Press Release

ETC International Theatre Conference in Dresden: the Century of “Spect-actors”?

28 May 2019



ETC International Theatre Conference in Dresden: the Century of “Spect-actors”?


From 23 to 26 May 2019, over 100 representatives of the European Theatre Convention Member Theatres and guests gathered in Dresden for the ETC International Theatre Conference. Closing the Our Stage – 4th European Bürgerbühne Festival, the conference focused on the practice of participatory theatre across Europe.

Taking place during the European Parliament elections, this ETC International Theatre Conference was one of the biggest in the ETC’s recent history. Representatives from 42 European theatres and many cultural institutions in 20 countries gathered in Dresden, thus highlighting the importance of dialogue and networking in Europe. The conference was also open to the professional audience of the festival who joined the discussions and participated actively in the debates.

“Bürgerbühne”, “Community Theatre”, “Teatro do Oprimido”, “Social Drama”… The practice and idea of turning citizens, users and audiences into active participants is on the rise in numerous fields of society and many theatres feel the urge to link art to new and more democratic forms of communication and community involvement.


"When everyone at this festival here in Dresden appears together, and displaying a diversity never experienced before, a vision of the future comes within reach: of European citizens that do not understand themselves first and foremost as Greek, French, Danish, Scottish, Austrian, Hungarian, Spanish, Belgian or German, but above all as Europeans."

– Joachim Klement, Artistic Director at Staatsschauspiel Dresden/Germany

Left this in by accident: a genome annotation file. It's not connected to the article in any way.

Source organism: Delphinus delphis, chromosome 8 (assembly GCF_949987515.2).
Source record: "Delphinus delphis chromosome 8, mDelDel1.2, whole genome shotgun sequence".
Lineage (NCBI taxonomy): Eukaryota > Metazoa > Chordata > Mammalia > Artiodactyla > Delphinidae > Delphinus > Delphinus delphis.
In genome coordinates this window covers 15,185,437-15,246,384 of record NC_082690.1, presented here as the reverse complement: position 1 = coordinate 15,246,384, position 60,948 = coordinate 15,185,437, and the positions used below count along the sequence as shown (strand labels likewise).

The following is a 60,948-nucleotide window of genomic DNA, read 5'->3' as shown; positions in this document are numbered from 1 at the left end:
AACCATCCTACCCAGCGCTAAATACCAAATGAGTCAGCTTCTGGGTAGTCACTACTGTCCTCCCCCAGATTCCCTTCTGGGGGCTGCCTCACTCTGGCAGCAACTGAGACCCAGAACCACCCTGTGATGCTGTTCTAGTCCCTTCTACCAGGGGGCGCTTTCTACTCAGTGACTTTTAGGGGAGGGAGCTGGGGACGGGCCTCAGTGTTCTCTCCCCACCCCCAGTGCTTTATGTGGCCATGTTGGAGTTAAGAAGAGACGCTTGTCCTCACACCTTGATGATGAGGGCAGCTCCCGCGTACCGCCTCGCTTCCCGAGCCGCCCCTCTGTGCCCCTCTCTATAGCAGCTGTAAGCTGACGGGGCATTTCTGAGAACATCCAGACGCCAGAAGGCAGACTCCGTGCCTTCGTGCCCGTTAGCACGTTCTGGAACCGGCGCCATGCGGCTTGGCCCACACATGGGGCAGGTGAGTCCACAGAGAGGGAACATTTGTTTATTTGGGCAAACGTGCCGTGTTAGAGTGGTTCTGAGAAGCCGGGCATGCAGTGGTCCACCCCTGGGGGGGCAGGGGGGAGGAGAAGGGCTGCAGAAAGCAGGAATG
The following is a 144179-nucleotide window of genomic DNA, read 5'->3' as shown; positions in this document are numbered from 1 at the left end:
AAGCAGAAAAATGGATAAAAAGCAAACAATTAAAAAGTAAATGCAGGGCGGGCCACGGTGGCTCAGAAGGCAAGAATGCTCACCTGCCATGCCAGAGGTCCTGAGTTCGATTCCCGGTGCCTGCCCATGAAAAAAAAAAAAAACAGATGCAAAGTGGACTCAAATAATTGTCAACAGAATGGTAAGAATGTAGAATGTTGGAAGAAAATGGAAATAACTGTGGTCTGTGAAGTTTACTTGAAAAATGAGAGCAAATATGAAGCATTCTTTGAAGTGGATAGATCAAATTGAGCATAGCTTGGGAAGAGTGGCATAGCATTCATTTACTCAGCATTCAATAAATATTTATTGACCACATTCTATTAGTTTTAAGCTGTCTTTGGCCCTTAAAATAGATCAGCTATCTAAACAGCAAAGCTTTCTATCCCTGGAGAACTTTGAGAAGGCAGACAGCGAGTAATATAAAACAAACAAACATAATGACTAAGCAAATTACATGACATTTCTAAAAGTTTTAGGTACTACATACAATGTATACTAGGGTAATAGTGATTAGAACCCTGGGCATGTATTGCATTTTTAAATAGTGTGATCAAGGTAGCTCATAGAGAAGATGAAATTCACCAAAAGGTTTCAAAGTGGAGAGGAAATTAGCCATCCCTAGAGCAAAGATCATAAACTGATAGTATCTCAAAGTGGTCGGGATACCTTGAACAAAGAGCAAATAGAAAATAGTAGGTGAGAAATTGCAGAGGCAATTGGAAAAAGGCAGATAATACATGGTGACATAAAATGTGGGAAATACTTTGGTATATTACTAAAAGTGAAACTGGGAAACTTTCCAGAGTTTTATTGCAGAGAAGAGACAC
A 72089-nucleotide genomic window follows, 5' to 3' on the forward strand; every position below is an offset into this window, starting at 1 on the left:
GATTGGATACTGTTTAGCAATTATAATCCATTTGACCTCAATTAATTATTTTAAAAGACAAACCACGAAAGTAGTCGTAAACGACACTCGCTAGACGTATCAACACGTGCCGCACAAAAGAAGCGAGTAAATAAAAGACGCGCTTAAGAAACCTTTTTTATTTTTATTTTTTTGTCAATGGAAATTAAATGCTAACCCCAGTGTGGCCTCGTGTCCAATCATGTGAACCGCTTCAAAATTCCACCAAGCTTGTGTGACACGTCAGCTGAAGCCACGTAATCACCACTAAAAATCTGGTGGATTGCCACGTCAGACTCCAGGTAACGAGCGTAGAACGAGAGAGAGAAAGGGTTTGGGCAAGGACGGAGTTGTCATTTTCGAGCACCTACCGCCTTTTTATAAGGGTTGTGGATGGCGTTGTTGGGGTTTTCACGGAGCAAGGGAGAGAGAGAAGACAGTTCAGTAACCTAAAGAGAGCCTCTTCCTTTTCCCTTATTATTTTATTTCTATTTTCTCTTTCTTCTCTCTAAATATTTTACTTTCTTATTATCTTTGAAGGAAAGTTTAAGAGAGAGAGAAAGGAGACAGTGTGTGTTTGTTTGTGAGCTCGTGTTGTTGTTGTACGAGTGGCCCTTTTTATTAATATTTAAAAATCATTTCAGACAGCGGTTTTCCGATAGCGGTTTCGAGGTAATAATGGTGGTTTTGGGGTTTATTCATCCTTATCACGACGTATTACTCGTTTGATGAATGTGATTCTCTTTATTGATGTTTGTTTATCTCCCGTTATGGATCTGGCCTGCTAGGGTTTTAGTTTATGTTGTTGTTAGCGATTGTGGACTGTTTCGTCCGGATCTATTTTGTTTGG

Ten outstanding speakers from all around Europe were invited to share their experience and best-practice during keynotes and panel talks.

Tunde Adefioye, City Dramaturg at KVS in Brussels (Belgium), opened the conference with a strong statement, challenging the audience to urgently address the lack of cultural diversity in European theatres, on and behind the stage. This statement echoed with the previous ETC International Theatre Conference held in Bratislava in 2018, where the ETC Code of Conduct on Diversity for European Theatres was adopted unanimously.

The following panel talk introduced the work of the European artists Raquel André in Portugal, Anestis Azas in Greece, Edit Romankovics & Zsanett Horváth in Hungary and Miriam Tscholl in Germany, showing a kaleidoscope of the various forms and opportunities offered by participatory theatre. From collections to socially engaged theatre, the examples presented took many forms, yet all enabled the artists to address social or political issues in a new, creative way.

"We are living in times where we need to be aware of the role the arts can play in society.”

– Kristof Blom, Artistic Director at CAMPO, Gent/Belgium


The discussion continued over the following days, punctuated by the international performances of the Our Stage – 4th European Bürgerbühne Festival. The final panel talk gathered the theatre directors Iris Laufenberg (Schauspielhaus Graz, Austria), Marie-José Malis (France), Simon Sharkey (Scotland) and Kristof Blom (CAMPO, Belgium).

Throughout their experience, all speakers agreed on one point: including participatory experiences in their theatre’s programmes meant increasing its local involvement. Participatory theatre goes beyond the stage: it also makes your work available and relevant to a larger audience.

The nineteenth century was a century of actors. The twentieth century was a century of directors. The twenty-first century is a century of spectators. And 'spect-actors'”: Iris Laufenberg quoted Anna Burzyńska and Augusto Boal during the panel discussion. Fifty years on, Boal’s term “spect-actor” still resonates with contemporary society and the social and political challenges theatre faces. The ETC International Theatre Conference provided the opportunity for theatre-makers to exchange, share their knowledge and experience, but also their questions on the future of theatre.


©Klaus Gigga

Photo gallery

23 – 26 May 2019

©Klaus Gigga/©Sebastian Hoppe



Next ETC International Theatre Conference

“Whose Stories Are We Telling?”
28 November to 01 December
Hosted by De Toneelmakerij, Amsterdam (The Netherlands)

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Our Stage

Our Stage introduces the idea of Bürgerbühne (literally “citizens’ stage”) – which is run the same way as a professional in-house production company but involves nonprofessional actors – as a new form of creative community outreach via artistic collaboration and as a new artistic business model.

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